Optimizing H.265/HEVC Decoder on Intel® Atom™ Processor-Based Platforms

Introduction

Watching video is the top usage for mobile devices. Multimedia processing is computing intensive usage and has a big impact on battery life and user experience. The LCD resolution on mobile devices has got better, from 480p to 720p, to now 1080p. End users want to watch high quality videos, but for online video providers, such as Youku, iQiyi and LeTV, purchasing the network bandwidth becomes increasingly expensive every year.

H.265/HEVC (High-Efficiency Video Coding), introduced last year, is the latest video codec standard developed by ISO / IEC and ITU-T.  H.265/HEVC doubles the compression ratio compared to the previous H.264/AVC standard, but has the same subjective quality. HEVC technology helps online video providers to provide high-quality video with lesser bandwidth, making it the next video codec revolution.

Android has a multimedia API, but ISVs often find it difficult to use and it doesn’t always meet their requirements. I will show a case study about how to optimize the H.265/ HEVC decoder for Intel® Atom™ processor-based platforms using YASM Modular Assembler and several Intel® software tools to obtain even better performance.

Android multimedia codec introduction

As we know, Android provides a standard multimedia player interface for developers to play video in the Java* layer. Media codec was introduced from Android 4.1 version. Developers can use media codec APIs to customize their players in the Java* layer. The Android multimedia workflow is shown below:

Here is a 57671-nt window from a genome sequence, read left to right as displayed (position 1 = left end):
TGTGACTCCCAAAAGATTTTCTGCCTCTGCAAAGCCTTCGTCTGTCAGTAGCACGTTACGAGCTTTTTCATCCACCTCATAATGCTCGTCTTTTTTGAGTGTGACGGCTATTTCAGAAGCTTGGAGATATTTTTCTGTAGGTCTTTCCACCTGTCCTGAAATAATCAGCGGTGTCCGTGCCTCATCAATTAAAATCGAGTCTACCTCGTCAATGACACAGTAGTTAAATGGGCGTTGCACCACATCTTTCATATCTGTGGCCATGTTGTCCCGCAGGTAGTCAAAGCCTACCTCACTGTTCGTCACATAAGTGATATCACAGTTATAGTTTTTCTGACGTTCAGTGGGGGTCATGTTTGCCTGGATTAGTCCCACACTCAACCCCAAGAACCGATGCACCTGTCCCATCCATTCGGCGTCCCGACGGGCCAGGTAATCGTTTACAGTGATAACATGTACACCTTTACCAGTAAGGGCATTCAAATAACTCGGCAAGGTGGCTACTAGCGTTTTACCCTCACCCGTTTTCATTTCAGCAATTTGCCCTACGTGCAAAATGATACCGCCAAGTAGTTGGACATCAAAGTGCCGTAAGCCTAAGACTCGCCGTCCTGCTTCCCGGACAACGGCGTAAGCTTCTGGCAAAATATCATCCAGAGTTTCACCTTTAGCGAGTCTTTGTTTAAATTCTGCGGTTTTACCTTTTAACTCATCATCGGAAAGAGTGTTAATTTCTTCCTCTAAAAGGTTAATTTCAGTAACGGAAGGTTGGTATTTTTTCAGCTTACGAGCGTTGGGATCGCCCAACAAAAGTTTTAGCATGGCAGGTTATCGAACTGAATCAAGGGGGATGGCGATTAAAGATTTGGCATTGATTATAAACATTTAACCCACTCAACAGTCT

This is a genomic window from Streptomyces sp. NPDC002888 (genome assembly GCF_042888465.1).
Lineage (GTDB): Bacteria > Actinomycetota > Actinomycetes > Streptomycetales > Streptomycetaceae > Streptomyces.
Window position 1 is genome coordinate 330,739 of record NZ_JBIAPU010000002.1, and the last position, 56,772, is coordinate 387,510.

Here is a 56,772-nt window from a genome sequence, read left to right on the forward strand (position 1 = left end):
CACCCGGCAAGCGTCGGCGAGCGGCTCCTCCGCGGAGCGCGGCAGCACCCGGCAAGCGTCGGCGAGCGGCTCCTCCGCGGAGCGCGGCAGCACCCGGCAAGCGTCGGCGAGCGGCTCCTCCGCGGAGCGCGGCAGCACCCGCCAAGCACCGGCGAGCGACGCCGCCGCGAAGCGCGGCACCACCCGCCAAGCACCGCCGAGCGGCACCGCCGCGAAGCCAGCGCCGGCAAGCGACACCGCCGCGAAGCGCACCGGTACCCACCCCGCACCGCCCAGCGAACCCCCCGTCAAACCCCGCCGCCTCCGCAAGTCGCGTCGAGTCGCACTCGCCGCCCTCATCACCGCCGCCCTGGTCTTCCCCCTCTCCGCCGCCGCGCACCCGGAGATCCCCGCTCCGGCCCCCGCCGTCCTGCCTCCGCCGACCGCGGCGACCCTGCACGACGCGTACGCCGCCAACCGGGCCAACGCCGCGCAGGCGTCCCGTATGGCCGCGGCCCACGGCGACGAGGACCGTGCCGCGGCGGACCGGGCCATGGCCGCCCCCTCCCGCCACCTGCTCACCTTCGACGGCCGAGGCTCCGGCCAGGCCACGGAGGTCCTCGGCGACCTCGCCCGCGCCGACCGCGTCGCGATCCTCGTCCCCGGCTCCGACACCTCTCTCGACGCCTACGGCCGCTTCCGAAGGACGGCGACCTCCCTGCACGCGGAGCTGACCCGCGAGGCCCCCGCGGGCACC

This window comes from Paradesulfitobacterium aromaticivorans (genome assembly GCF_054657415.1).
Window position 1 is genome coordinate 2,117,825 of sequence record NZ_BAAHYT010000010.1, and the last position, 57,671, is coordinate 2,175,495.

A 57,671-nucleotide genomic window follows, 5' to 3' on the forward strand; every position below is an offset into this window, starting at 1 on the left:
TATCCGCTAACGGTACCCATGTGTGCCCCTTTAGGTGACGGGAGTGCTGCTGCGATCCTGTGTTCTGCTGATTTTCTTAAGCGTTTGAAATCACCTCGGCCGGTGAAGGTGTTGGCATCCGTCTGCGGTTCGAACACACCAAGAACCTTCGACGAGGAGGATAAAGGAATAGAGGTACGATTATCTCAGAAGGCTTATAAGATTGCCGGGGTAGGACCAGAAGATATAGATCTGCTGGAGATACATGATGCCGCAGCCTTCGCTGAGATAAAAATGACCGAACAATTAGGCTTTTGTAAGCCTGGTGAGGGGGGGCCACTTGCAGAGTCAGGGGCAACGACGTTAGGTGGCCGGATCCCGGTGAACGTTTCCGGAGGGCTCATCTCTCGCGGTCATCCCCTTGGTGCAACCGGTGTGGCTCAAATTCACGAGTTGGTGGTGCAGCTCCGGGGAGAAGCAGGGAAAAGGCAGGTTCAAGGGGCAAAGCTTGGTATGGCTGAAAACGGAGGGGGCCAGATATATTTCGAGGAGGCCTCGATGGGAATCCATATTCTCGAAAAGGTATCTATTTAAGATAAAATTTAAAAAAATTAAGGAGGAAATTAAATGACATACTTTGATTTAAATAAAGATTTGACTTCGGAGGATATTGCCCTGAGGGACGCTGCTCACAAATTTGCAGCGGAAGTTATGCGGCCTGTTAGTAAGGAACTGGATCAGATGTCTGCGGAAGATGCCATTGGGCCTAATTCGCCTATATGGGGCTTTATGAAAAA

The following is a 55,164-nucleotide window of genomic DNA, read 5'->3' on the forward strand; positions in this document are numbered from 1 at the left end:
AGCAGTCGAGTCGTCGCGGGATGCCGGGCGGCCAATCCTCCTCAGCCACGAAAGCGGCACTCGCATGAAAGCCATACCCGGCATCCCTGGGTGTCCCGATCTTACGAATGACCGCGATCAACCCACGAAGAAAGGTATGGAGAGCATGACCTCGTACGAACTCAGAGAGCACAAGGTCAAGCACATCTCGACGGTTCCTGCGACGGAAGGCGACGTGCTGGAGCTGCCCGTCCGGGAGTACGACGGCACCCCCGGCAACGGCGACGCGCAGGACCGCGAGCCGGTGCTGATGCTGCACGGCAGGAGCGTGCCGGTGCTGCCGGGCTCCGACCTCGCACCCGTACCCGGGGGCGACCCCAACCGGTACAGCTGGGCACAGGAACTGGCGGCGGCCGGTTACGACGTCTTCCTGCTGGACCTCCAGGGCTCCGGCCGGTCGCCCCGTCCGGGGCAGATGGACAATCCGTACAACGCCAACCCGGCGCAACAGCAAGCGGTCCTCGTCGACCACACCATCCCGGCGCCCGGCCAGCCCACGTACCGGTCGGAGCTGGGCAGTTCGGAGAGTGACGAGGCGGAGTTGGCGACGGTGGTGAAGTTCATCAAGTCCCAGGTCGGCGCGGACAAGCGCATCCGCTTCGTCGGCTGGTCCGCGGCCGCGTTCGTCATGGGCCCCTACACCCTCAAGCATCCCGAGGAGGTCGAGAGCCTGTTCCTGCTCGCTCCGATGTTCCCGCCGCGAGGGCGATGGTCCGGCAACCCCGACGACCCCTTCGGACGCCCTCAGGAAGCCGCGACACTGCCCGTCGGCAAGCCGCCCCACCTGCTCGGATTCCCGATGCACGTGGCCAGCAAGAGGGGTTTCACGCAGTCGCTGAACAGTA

Figure 1. Android* multimedia workflow

MediaPlayerService will choose to use AwesomePlayer or Nuplayer based on video data source and format. AwesomePlayer supports local “fd://“ files and some “http://” URL-integrated streaming. NuPlayer was introduced in Android 4.0 to support streaming, which mainly supports “RTSP://” URLs and some “http://” (m3u8) segmented videos.

AwesomePlayer is based on the TimedEventQueue model, while Nuplayer is based on ALooper, AHandler, and Amessage. So Nuplayer can provide quick response for playing streaming video. Acodec was introduced to support Nuplayer, which does not provide open APIs. Media codec will also call Acodec.

Awesomeplayer, Nuplayer, and Acodec will directly call OMX codec, the new HW multimedia interface which seems isolated from Android. It is a pity that, OMX codec is not cross-platform compatible, but it does call the HW platform driver.

For Android on Intel Atom processor-based platforms, we have to stay abreast with Google’s developments to optimize the standard multimedia players. So if you can use the standard Android multimedia player to play video on Intel Atom processor-based platforms, you can achieve good performance because the HW decoder is readily available on this platform.